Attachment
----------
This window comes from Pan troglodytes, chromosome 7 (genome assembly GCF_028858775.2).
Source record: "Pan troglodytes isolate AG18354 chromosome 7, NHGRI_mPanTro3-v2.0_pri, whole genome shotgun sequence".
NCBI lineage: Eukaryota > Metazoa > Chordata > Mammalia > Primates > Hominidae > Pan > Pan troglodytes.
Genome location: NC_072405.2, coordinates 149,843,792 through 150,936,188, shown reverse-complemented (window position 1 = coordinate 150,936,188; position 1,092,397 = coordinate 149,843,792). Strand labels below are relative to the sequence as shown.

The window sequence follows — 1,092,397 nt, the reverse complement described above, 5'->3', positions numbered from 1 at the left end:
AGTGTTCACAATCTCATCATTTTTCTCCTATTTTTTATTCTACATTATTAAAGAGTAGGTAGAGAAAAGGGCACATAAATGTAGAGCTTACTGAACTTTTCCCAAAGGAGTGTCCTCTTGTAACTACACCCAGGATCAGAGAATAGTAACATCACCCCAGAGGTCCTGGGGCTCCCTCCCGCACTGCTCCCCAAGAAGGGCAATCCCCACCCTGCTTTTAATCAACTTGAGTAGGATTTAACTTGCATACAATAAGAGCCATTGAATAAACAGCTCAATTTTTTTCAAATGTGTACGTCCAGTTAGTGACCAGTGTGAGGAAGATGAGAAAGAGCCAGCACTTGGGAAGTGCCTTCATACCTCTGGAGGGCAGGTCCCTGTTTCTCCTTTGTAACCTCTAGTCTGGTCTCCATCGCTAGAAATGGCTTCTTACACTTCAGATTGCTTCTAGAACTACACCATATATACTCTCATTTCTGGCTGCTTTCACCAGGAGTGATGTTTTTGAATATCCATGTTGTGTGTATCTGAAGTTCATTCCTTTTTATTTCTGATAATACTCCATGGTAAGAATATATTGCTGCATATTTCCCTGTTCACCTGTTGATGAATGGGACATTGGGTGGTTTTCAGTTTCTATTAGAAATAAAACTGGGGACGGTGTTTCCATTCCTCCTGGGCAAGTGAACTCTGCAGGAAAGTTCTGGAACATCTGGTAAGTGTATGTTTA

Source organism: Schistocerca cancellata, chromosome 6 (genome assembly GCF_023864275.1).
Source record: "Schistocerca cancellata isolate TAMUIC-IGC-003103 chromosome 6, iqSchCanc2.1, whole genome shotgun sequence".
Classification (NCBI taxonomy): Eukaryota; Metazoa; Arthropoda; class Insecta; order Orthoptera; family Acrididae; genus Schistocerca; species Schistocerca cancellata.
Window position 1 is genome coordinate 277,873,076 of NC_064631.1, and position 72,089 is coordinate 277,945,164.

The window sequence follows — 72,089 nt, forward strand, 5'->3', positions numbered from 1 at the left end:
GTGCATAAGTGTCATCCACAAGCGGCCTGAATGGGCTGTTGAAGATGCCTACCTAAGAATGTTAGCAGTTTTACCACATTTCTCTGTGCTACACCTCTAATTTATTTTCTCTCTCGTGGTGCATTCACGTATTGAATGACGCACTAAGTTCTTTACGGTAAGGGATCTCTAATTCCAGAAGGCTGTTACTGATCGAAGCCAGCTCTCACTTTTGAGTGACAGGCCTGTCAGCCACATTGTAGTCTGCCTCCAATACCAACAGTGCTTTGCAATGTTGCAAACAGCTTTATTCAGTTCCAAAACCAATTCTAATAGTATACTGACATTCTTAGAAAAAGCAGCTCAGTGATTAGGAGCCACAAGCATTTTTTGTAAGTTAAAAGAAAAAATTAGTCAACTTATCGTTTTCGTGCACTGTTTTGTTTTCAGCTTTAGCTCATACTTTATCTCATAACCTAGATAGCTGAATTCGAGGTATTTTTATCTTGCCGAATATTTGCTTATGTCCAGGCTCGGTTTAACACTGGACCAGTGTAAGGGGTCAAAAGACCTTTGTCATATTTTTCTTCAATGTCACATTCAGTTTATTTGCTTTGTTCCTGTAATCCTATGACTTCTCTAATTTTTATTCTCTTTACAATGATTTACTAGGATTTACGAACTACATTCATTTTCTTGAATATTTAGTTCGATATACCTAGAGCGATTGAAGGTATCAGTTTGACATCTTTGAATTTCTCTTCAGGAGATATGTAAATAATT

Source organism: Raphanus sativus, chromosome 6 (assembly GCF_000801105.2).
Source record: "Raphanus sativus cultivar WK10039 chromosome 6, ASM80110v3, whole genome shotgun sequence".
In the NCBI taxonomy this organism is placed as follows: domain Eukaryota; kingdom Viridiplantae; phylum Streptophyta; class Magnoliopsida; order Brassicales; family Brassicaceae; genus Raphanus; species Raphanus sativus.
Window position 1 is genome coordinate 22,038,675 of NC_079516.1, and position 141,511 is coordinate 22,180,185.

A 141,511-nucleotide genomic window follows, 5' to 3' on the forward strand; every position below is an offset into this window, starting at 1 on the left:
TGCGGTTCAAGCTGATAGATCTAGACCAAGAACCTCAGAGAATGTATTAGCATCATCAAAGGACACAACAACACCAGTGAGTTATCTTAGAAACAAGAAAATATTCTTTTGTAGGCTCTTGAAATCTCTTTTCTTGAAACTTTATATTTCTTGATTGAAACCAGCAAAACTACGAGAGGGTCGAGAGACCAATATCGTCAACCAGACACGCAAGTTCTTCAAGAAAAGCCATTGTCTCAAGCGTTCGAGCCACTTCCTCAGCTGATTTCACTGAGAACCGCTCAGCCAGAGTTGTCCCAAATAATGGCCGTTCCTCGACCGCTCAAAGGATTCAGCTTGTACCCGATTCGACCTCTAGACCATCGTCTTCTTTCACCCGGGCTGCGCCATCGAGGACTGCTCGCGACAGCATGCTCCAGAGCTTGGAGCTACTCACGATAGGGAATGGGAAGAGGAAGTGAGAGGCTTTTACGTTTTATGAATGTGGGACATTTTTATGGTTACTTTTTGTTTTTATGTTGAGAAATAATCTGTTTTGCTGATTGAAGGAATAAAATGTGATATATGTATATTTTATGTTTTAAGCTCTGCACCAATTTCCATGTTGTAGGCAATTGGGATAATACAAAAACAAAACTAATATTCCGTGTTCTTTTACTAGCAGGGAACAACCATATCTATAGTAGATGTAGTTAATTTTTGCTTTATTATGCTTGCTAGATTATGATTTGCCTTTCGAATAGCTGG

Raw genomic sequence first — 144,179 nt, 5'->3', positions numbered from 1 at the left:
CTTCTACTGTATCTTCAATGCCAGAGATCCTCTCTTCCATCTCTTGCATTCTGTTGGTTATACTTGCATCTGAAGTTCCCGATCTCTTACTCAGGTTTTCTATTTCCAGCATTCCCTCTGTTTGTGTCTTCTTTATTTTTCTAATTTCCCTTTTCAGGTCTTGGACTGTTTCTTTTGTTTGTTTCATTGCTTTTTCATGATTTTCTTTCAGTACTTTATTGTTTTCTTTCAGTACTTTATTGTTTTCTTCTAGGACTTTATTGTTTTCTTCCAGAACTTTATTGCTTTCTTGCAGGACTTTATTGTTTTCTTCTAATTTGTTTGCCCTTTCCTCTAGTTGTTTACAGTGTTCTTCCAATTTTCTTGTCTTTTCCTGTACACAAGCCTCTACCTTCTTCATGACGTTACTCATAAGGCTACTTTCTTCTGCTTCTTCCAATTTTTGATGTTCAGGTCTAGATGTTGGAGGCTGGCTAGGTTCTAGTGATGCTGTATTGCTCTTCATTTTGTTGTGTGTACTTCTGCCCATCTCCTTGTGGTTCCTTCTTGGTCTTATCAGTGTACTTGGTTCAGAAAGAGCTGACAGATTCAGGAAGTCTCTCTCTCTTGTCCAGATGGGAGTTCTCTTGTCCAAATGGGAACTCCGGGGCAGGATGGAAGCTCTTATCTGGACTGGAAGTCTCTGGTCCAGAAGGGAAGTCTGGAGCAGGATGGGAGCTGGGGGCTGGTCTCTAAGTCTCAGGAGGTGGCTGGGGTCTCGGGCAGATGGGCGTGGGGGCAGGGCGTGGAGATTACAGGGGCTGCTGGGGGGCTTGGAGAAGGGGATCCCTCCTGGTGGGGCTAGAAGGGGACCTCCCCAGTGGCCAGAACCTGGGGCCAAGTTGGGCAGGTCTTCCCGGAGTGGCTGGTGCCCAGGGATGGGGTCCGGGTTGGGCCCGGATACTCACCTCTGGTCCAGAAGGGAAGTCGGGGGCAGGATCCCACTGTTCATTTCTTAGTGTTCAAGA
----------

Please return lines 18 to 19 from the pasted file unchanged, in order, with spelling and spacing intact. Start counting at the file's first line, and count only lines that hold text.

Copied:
TGCGGTTCAAGCTGATAGATCTAGACCAAGAACCTCAGAGAATGTATTAGCATCATCAAAGGACACAACAACACCAGTGAGTTATCTTAGAAACAAGAAAATATTCTTTTGTAGGCTCTTGAAATCTCTTTTCTTGAAACTTTATATTTCTTGATTGAAACCAGCAAAACTACGAGAGGGTCGAGAGACCAATATCGTCAACCAGACACGCAAGTTCTTCAAGAAAAGCCATTGTCTCAAGCGTTCGAGCCACTTCCTCAGCTGATTTCACTGAGAACCGCTCAGCCAGAGTTGTCCCAAATAATGGCCGTTCCTCGACCGCTCAAAGGATTCAGCTTGTACCCGATTCGACCTCTAGACCATCGTCTTCTTTCACCCGGGCTGCGCCATCGAGGACTGCTCGCGACAGCATGCTCCAGAGCTTGGAGCTACTCACGATAGGGAATGGGAAGAGGAAGTGAGAGGCTTTTACGTTTTATGAATGTGGGACATTTTTATGGTTACTTTTTGTTTTTATGTTGAGAAATAATCTGTTTTGCTGATTGAAGGAATAAAATGTGATATATGTATATTTTATGTTTTAAGCTCTGCACCAATTTCCATGTTGTAGGCAATTGGGATAATACAAAAACAAAACTAATATTCCGTGTTCTTTTACTAGCAGGGAACAACCATATCTATAGTAGATGTAGTTAATTTTTGCTTTATTATGCTTGCTAGATTATGATTTGCCTTTCGAATAGCTGG

Raw genomic sequence first — 144,179 nt, 5'->3', positions numbered from 1 at the left: